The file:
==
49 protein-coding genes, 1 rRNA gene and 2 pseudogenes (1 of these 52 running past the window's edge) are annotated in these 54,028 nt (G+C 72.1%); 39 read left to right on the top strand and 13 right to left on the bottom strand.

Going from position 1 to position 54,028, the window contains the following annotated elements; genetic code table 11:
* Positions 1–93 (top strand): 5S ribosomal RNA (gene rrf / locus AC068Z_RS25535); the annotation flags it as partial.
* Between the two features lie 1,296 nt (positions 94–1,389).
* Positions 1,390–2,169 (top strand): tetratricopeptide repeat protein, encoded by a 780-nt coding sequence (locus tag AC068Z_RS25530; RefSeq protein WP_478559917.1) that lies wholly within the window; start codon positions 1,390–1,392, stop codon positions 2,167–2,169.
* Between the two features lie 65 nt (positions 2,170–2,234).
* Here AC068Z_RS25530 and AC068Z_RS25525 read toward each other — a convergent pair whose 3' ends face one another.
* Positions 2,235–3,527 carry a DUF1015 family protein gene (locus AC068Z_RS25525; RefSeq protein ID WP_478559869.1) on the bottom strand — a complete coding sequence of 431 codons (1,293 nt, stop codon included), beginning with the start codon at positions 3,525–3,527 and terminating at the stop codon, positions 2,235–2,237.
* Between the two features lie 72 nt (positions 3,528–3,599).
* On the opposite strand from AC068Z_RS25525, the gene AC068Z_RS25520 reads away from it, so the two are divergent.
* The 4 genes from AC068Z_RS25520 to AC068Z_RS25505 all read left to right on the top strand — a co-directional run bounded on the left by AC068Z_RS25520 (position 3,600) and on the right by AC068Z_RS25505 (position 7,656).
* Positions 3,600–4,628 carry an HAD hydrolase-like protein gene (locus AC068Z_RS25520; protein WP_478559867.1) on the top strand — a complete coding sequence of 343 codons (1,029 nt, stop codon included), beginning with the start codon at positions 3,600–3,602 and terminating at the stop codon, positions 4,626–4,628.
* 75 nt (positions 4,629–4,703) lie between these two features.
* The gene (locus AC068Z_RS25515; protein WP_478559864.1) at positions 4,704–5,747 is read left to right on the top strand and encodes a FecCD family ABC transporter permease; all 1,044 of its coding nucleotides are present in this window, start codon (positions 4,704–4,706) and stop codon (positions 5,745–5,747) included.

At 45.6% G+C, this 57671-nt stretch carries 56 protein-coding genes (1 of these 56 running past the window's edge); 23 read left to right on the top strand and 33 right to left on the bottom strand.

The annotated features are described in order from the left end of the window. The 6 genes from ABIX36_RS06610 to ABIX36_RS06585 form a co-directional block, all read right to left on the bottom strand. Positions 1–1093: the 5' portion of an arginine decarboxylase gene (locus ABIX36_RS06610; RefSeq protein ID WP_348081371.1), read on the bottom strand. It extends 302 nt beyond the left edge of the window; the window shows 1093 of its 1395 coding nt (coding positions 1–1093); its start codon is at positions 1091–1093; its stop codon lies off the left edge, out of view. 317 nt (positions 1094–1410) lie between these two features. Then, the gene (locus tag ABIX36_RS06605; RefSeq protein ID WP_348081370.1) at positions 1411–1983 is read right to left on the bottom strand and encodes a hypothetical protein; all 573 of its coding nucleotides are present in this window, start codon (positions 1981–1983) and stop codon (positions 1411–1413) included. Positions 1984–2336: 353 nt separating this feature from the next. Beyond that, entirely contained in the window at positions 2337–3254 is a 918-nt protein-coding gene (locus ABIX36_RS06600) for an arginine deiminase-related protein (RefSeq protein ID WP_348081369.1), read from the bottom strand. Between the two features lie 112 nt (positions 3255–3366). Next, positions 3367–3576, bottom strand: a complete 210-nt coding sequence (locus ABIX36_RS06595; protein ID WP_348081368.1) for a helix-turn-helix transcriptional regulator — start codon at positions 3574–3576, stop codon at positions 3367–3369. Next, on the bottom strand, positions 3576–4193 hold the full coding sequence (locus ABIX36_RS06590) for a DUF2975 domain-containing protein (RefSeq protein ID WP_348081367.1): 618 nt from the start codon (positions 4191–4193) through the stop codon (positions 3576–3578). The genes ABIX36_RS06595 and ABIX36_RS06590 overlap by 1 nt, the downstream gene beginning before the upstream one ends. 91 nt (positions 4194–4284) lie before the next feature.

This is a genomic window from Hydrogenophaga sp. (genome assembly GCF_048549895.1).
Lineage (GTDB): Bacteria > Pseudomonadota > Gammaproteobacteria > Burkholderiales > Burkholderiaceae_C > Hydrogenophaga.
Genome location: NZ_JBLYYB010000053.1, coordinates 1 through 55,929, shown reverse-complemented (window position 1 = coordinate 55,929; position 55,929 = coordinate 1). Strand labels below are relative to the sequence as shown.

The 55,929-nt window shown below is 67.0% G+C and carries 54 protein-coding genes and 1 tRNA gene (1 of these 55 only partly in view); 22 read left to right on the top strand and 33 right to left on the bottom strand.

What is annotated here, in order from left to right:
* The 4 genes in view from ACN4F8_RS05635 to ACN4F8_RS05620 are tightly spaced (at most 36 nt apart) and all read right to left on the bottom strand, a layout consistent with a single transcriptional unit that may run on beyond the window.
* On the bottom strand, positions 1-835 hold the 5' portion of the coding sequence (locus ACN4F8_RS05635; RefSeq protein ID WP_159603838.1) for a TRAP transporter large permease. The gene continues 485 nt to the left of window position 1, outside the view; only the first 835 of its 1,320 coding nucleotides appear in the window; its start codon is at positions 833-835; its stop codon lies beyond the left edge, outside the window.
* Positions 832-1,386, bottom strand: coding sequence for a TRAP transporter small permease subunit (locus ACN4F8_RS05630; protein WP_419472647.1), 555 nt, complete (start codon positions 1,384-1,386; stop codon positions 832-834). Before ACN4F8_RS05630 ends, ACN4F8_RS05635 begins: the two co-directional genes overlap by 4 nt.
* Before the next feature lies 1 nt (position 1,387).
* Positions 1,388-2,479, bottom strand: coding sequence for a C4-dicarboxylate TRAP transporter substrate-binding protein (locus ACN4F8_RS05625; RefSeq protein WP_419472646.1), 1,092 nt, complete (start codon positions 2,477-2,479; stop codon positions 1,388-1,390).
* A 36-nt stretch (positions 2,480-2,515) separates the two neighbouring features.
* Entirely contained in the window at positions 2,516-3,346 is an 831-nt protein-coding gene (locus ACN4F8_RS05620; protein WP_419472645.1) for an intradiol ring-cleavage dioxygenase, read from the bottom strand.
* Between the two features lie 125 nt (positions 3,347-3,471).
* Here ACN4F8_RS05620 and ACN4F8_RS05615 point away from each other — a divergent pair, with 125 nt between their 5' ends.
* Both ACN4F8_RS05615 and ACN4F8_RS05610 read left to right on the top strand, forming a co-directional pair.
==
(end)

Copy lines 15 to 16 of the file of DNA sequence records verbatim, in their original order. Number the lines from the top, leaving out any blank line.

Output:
At 45.6% G+C, this 57671-nt stretch carries 56 protein-coding genes (1 of these 56 running past the window's edge); 23 read left to right on the top strand and 33 right to left on the bottom strand.

The annotated features are described in order from the left end of the window. The 6 genes from ABIX36_RS06610 to ABIX36_RS06585 form a co-directional block, all read right to left on the bottom strand. Positions 1–1093: the 5' portion of an arginine decarboxylase gene (locus ABIX36_RS06610; RefSeq protein ID WP_348081371.1), read on the bottom strand. It extends 302 nt beyond the left edge of the window; the window shows 1093 of its 1395 coding nt (coding positions 1–1093); its start codon is at positions 1091–1093; its stop codon lies off the left edge, out of view. 317 nt (positions 1094–1410) lie between these two features. Then, the gene (locus tag ABIX36_RS06605; RefSeq protein ID WP_348081370.1) at positions 1411–1983 is read right to left on the bottom strand and encodes a hypothetical protein; all 573 of its coding nucleotides are present in this window, start codon (positions 1981–1983) and stop codon (positions 1411–1413) included. Positions 1984–2336: 353 nt separating this feature from the next. Beyond that, entirely contained in the window at positions 2337–3254 is a 918-nt protein-coding gene (locus ABIX36_RS06600) for an arginine deiminase-related protein (RefSeq protein ID WP_348081369.1), read from the bottom strand. Between the two features lie 112 nt (positions 3255–3366). Next, positions 3367–3576, bottom strand: a complete 210-nt coding sequence (locus ABIX36_RS06595; protein ID WP_348081368.1) for a helix-turn-helix transcriptional regulator — start codon at positions 3574–3576, stop codon at positions 3367–3369. Next, on the bottom strand, positions 3576–4193 hold the full coding sequence (locus ABIX36_RS06590) for a DUF2975 domain-containing protein (RefSeq protein ID WP_348081367.1): 618 nt from the start codon (positions 4191–4193) through the stop codon (positions 3576–3578). The genes ABIX36_RS06595 and ABIX36_RS06590 overlap by 1 nt, the downstream gene beginning before the upstream one ends. 91 nt (positions 4194–4284) lie before the next feature.